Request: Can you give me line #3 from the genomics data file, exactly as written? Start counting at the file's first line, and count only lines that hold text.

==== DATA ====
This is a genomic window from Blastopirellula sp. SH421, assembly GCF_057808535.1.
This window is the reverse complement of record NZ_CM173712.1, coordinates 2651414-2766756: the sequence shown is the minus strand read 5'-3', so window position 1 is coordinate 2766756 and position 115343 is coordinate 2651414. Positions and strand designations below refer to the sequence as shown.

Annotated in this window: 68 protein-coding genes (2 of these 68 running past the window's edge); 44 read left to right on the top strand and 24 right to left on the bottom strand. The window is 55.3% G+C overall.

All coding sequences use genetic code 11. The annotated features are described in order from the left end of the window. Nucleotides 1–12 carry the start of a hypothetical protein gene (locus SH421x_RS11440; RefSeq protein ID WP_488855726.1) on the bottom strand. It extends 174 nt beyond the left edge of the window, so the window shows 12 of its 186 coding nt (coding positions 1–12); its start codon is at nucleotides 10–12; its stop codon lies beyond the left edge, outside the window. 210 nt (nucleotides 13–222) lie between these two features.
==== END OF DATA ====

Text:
Annotated in this window: 68 protein-coding genes (2 of these 68 running past the window's edge); 44 read left to right on the top strand and 24 right to left on the bottom strand. The window is 55.3% G+C overall.